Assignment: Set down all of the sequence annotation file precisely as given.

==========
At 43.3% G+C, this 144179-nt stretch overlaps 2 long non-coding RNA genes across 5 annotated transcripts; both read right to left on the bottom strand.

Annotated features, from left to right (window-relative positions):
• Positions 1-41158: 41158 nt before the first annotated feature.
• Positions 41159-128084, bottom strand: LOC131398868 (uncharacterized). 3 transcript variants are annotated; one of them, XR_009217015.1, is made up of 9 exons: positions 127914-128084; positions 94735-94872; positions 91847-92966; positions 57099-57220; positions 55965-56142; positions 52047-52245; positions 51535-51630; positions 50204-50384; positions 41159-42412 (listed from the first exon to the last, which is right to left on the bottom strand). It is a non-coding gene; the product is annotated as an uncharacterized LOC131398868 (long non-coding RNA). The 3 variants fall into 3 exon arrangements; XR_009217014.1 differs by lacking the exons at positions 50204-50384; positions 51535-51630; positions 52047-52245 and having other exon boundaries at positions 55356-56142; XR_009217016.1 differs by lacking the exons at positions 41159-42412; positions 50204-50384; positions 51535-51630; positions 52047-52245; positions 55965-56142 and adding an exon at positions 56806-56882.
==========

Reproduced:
At 43.3% G+C, this 144179-nt stretch overlaps 2 long non-coding RNA genes across 5 annotated transcripts; both read right to left on the bottom strand.

Annotated features, from left to right (window-relative positions):
• Positions 1-41158: 41158 nt before the first annotated feature.
• Positions 41159-128084, bottom strand: LOC131398868 (uncharacterized). 3 transcript variants are annotated; one of them, XR_009217015.1, is made up of 9 exons: positions 127914-128084; positions 94735-94872; positions 91847-92966; positions 57099-57220; positions 55965-56142; positions 52047-52245; positions 51535-51630; positions 50204-50384; positions 41159-42412 (listed from the first exon to the last, which is right to left on the bottom strand). It is a non-coding gene; the product is annotated as an uncharacterized LOC131398868 (long non-coding RNA). The 3 variants fall into 3 exon arrangements; XR_009217014.1 differs by lacking the exons at positions 50204-50384; positions 51535-51630; positions 52047-52245 and having other exon boundaries at positions 55356-56142; XR_009217016.1 differs by lacking the exons at positions 41159-42412; positions 50204-50384; positions 51535-51630; positions 52047-52245; positions 55965-56142 and adding an exon at positions 56806-56882.